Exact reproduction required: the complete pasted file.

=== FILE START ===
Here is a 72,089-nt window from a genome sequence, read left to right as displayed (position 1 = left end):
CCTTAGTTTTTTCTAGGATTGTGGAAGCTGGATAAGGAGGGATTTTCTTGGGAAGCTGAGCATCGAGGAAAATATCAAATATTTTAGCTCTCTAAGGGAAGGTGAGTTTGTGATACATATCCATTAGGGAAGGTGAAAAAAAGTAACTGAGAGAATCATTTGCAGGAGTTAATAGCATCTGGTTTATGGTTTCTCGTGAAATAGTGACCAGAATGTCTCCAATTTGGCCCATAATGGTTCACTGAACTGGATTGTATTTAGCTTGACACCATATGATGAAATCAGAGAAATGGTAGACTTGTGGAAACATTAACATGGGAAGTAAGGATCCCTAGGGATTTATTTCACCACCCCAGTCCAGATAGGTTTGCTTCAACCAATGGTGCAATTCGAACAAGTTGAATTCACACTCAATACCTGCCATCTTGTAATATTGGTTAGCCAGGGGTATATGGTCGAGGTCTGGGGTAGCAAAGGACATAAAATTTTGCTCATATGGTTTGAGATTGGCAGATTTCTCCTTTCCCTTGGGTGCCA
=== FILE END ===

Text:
Here is a 72,089-nt window from a genome sequence, read left to right as displayed (position 1 = left end):
CCTTAGTTTTTTCTAGGATTGTGGAAGCTGGATAAGGAGGGATTTTCTTGGGAAGCTGAGCATCGAGGAAAATATCAAATATTTTAGCTCTCTAAGGGAAGGTGAGTTTGTGATACATATCCATTAGGGAAGGTGAAAAAAAGTAACTGAGAGAATCATTTGCAGGAGTTAATAGCATCTGGTTTATGGTTTCTCGTGAAATAGTGACCAGAATGTCTCCAATTTGGCCCATAATGGTTCACTGAACTGGATTGTATTTAGCTTGACACCATATGATGAAATCAGAGAAATGGTAGACTTGTGGAAACATTAACATGGGAAGTAAGGATCCCTAGGGATTTATTTCACCACCCCAGTCCAGATAGGTTTGCTTCAACCAATGGTGCAATTCGAACAAGTTGAATTCACACTCAATACCTGCCATCTTGTAATATTGGTTAGCCAGGGGTATATGGTCGAGGTCTGGGGTAGCAAAGGACATAAAATTTTGCTCATATGGTTTGAGATTGGCAGATTTCTCCTTTCCCTTGGGTGCCA